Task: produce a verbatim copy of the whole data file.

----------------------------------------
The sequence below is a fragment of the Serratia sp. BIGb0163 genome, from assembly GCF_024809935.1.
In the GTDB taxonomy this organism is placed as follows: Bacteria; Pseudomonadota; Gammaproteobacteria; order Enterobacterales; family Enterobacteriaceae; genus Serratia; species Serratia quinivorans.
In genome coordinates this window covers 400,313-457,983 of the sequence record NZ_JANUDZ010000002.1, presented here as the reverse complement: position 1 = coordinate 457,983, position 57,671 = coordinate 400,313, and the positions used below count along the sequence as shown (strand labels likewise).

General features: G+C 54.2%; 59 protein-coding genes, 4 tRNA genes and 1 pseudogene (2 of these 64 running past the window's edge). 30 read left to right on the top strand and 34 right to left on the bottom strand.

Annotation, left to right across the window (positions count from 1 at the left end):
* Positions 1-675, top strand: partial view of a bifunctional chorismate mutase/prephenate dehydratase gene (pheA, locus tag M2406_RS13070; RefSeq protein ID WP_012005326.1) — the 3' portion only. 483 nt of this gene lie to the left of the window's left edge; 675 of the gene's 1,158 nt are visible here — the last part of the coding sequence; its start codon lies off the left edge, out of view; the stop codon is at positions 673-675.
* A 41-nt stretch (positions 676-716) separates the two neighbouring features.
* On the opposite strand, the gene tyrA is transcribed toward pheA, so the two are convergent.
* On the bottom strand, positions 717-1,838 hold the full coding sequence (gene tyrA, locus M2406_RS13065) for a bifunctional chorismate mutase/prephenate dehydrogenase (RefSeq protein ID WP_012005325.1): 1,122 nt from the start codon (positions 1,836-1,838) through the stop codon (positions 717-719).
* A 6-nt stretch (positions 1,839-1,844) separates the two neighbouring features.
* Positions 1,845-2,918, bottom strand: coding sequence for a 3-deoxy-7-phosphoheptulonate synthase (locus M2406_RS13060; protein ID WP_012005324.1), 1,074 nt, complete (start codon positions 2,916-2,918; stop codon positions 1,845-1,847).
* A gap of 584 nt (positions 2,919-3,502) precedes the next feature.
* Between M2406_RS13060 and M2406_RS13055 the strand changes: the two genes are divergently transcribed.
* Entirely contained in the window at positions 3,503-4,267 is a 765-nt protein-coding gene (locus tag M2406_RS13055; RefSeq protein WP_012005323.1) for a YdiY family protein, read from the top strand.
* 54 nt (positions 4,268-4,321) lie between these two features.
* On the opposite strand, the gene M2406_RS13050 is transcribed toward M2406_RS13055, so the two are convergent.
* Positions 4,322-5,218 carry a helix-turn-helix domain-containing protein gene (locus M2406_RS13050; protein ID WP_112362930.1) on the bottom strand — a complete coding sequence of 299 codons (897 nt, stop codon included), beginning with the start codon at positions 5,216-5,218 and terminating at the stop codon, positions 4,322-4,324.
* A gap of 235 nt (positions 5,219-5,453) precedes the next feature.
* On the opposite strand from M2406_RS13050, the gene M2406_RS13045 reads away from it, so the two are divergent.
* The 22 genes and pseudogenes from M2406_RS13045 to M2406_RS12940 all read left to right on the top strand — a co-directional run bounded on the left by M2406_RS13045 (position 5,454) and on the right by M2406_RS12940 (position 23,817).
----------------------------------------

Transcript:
The sequence below is a fragment of the Serratia sp. BIGb0163 genome, from assembly GCF_024809935.1.
In the GTDB taxonomy this organism is placed as follows: Bacteria; Pseudomonadota; Gammaproteobacteria; order Enterobacterales; family Enterobacteriaceae; genus Serratia; species Serratia quinivorans.
In genome coordinates this window covers 400,313-457,983 of the sequence record NZ_JANUDZ010000002.1, presented here as the reverse complement: position 1 = coordinate 457,983, position 57,671 = coordinate 400,313, and the positions used below count along the sequence as shown (strand labels likewise).

General features: G+C 54.2%; 59 protein-coding genes, 4 tRNA genes and 1 pseudogene (2 of these 64 running past the window's edge). 30 read left to right on the top strand and 34 right to left on the bottom strand.

Annotation, left to right across the window (positions count from 1 at the left end):
* Positions 1-675, top strand: partial view of a bifunctional chorismate mutase/prephenate dehydratase gene (pheA, locus tag M2406_RS13070; RefSeq protein ID WP_012005326.1) — the 3' portion only. 483 nt of this gene lie to the left of the window's left edge; 675 of the gene's 1,158 nt are visible here — the last part of the coding sequence; its start codon lies off the left edge, out of view; the stop codon is at positions 673-675.
* A 41-nt stretch (positions 676-716) separates the two neighbouring features.
* On the opposite strand, the gene tyrA is transcribed toward pheA, so the two are convergent.
* On the bottom strand, positions 717-1,838 hold the full coding sequence (gene tyrA, locus M2406_RS13065) for a bifunctional chorismate mutase/prephenate dehydrogenase (RefSeq protein ID WP_012005325.1): 1,122 nt from the start codon (positions 1,836-1,838) through the stop codon (positions 717-719).
* A 6-nt stretch (positions 1,839-1,844) separates the two neighbouring features.
* Positions 1,845-2,918, bottom strand: coding sequence for a 3-deoxy-7-phosphoheptulonate synthase (locus M2406_RS13060; protein ID WP_012005324.1), 1,074 nt, complete (start codon positions 2,916-2,918; stop codon positions 1,845-1,847).
* A gap of 584 nt (positions 2,919-3,502) precedes the next feature.
* Between M2406_RS13060 and M2406_RS13055 the strand changes: the two genes are divergently transcribed.
* Entirely contained in the window at positions 3,503-4,267 is a 765-nt protein-coding gene (locus tag M2406_RS13055; RefSeq protein WP_012005323.1) for a YdiY family protein, read from the top strand.
* 54 nt (positions 4,268-4,321) lie between these two features.
* On the opposite strand, the gene M2406_RS13050 is transcribed toward M2406_RS13055, so the two are convergent.
* Positions 4,322-5,218 carry a helix-turn-helix domain-containing protein gene (locus M2406_RS13050; protein ID WP_112362930.1) on the bottom strand — a complete coding sequence of 299 codons (897 nt, stop codon included), beginning with the start codon at positions 5,216-5,218 and terminating at the stop codon, positions 4,322-4,324.
* A gap of 235 nt (positions 5,219-5,453) precedes the next feature.
* On the opposite strand from M2406_RS13050, the gene M2406_RS13045 reads away from it, so the two are divergent.
* The 22 genes and pseudogenes from M2406_RS13045 to M2406_RS12940 all read left to right on the top strand — a co-directional run bounded on the left by M2406_RS13045 (position 5,454) and on the right by M2406_RS12940 (position 23,817).